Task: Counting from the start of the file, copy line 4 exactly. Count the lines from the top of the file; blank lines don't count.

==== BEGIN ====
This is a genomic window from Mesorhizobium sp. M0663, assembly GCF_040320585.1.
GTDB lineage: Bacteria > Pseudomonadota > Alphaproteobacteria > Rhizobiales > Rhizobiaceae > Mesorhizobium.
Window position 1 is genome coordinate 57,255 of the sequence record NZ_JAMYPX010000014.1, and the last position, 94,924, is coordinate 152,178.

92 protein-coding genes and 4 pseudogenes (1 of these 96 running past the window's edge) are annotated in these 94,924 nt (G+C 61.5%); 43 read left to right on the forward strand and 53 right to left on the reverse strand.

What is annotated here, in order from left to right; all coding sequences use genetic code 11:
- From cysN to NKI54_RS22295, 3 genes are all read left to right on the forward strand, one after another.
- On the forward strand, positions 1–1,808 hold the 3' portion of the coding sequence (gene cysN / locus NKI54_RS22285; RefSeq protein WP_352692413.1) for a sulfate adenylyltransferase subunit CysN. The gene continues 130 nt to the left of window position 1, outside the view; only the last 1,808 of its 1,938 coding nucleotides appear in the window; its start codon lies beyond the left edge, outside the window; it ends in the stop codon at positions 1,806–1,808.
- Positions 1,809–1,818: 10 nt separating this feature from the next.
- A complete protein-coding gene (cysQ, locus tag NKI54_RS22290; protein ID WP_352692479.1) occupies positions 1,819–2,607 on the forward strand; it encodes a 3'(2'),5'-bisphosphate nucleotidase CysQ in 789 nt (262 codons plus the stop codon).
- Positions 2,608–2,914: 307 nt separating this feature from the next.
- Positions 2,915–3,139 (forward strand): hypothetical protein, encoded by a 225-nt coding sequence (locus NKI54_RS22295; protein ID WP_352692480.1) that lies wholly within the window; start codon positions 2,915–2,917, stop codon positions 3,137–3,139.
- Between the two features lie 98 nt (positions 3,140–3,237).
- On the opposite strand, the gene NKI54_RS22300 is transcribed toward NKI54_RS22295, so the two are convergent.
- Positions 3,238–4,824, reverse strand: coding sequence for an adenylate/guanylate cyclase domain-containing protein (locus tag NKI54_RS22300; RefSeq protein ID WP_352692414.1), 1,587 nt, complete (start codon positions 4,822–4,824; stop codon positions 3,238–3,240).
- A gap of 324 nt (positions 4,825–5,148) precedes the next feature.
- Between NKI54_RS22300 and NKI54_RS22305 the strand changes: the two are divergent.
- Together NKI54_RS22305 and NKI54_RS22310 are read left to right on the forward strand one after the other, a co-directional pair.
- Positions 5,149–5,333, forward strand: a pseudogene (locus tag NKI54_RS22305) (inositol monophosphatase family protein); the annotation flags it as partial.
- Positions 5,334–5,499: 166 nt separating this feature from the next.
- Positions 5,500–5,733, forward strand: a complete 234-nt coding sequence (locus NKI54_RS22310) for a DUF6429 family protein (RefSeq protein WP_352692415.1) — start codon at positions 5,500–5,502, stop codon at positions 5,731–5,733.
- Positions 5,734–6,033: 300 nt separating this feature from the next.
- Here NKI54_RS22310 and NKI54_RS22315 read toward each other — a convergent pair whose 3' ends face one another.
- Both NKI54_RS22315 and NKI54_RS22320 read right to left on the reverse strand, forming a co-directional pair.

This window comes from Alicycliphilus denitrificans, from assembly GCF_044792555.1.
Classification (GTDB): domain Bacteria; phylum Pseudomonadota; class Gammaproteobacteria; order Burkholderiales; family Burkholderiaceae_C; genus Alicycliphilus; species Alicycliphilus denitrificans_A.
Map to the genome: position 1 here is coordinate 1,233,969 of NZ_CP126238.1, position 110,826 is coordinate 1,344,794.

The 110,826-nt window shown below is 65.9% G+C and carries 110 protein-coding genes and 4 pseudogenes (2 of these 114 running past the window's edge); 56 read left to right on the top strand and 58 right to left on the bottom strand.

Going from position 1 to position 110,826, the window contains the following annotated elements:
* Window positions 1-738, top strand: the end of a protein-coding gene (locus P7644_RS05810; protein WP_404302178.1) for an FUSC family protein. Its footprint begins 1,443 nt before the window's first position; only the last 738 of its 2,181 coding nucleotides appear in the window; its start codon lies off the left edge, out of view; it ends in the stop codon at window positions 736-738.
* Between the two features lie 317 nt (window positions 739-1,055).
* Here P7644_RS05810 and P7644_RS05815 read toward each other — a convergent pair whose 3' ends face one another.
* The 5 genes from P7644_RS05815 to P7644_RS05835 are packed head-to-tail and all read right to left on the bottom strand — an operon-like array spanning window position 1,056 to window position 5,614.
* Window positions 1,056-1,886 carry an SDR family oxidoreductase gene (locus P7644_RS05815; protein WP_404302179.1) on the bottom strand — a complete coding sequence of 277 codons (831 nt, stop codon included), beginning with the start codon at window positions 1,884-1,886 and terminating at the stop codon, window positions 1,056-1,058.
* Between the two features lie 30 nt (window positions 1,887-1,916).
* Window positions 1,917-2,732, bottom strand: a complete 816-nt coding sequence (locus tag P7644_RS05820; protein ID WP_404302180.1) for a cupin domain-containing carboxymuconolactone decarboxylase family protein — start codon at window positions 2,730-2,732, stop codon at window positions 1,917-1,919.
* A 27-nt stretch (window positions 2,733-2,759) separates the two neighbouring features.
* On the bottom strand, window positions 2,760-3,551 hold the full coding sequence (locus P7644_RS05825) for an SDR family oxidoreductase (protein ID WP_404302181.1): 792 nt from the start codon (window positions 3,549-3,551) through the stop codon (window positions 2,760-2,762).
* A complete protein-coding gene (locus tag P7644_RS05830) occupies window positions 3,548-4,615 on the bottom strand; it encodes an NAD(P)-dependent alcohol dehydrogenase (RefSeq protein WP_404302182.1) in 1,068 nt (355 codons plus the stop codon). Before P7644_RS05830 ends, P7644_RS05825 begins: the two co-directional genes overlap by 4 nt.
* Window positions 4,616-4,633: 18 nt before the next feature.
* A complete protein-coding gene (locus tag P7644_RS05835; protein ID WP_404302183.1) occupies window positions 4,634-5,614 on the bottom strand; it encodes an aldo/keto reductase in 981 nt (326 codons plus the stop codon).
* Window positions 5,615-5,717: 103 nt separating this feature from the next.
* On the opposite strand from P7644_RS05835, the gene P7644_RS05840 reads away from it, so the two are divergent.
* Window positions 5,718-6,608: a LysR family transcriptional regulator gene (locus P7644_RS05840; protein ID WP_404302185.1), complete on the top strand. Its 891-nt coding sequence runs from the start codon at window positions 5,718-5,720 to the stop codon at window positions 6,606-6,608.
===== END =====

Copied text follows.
92 protein-coding genes and 4 pseudogenes (1 of these 96 running past the window's edge) are annotated in these 94,924 nt (G+C 61.5%); 43 read left to right on the forward strand and 53 right to left on the reverse strand.